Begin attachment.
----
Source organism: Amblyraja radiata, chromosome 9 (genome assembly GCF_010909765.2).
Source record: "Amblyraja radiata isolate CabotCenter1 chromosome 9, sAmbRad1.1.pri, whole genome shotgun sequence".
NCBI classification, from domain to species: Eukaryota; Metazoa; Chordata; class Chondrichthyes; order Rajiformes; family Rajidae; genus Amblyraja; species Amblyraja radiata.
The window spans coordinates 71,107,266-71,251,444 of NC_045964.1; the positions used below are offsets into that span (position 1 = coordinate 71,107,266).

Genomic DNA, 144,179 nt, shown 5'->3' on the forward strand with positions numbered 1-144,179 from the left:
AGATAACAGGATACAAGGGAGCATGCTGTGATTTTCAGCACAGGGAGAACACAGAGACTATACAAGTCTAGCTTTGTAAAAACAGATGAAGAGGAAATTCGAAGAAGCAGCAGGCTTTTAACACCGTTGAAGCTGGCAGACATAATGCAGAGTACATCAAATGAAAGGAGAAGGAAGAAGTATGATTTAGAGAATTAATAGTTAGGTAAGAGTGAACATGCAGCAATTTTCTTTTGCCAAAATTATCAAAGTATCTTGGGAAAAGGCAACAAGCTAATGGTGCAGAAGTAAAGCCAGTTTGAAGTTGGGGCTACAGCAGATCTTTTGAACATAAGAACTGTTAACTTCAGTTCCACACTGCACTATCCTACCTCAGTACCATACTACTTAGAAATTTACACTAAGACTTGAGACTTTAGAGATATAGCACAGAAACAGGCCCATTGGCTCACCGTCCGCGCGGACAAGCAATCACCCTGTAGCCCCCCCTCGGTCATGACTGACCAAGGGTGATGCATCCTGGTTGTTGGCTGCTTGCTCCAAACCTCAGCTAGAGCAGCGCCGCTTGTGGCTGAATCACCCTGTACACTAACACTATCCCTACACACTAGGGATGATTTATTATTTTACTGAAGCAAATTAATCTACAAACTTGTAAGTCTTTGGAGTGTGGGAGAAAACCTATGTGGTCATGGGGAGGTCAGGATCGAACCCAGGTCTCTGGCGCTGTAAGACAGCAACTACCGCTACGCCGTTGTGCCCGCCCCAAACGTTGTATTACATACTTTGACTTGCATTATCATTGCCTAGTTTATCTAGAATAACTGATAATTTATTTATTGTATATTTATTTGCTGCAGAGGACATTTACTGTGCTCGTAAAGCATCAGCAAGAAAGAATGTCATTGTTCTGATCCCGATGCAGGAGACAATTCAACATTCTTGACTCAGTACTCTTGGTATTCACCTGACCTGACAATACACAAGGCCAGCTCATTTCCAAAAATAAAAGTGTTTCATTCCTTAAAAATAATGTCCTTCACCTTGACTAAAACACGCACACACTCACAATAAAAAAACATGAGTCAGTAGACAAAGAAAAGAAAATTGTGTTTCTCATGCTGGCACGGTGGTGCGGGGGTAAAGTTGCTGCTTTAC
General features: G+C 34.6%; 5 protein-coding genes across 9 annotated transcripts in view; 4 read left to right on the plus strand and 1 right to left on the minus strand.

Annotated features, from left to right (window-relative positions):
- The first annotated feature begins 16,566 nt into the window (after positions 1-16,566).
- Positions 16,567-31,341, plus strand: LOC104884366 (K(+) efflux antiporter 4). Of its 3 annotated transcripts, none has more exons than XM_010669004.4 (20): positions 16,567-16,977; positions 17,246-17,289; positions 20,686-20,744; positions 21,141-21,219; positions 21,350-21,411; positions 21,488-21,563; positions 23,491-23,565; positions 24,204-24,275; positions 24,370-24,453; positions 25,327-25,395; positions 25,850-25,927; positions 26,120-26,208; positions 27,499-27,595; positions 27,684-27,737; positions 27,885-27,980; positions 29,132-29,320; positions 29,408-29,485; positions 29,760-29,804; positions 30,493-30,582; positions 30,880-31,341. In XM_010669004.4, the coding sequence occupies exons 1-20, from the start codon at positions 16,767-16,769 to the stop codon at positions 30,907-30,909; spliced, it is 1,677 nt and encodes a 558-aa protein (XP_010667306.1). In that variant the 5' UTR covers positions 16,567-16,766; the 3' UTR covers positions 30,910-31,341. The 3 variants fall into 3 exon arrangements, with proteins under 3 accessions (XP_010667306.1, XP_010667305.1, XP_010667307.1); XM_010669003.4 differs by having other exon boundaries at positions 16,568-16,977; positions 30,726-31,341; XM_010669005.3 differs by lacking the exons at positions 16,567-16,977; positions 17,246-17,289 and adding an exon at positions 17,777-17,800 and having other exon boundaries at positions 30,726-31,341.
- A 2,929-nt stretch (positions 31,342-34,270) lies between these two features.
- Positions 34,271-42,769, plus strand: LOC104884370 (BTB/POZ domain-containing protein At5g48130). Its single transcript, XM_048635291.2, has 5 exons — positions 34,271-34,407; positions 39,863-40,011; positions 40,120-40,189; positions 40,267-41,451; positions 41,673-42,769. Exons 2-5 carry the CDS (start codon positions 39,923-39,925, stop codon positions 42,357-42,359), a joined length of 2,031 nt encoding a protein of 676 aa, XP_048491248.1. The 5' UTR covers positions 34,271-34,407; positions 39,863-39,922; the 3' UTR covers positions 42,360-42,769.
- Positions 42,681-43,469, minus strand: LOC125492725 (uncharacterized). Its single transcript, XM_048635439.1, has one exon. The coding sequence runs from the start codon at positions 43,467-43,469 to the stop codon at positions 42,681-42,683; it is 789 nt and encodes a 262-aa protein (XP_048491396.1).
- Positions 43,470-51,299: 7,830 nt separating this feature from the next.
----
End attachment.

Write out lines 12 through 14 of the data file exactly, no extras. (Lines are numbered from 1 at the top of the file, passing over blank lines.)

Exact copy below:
- Positions 34,271-42,769, plus strand: LOC104884370 (BTB/POZ domain-containing protein At5g48130). Its single transcript, XM_048635291.2, has 5 exons — positions 34,271-34,407; positions 39,863-40,011; positions 40,120-40,189; positions 40,267-41,451; positions 41,673-42,769. Exons 2-5 carry the CDS (start codon positions 39,923-39,925, stop codon positions 42,357-42,359), a joined length of 2,031 nt encoding a protein of 676 aa, XP_048491248.1. The 5' UTR covers positions 34,271-34,407; positions 39,863-39,922; the 3' UTR covers positions 42,360-42,769.
- Positions 42,681-43,469, minus strand: LOC125492725 (uncharacterized). Its single transcript, XM_048635439.1, has one exon. The coding sequence runs from the start codon at positions 43,467-43,469 to the stop codon at positions 42,681-42,683; it is 789 nt and encodes a 262-aa protein (XP_048491396.1).
- Positions 43,470-51,299: 7,830 nt separating this feature from the next.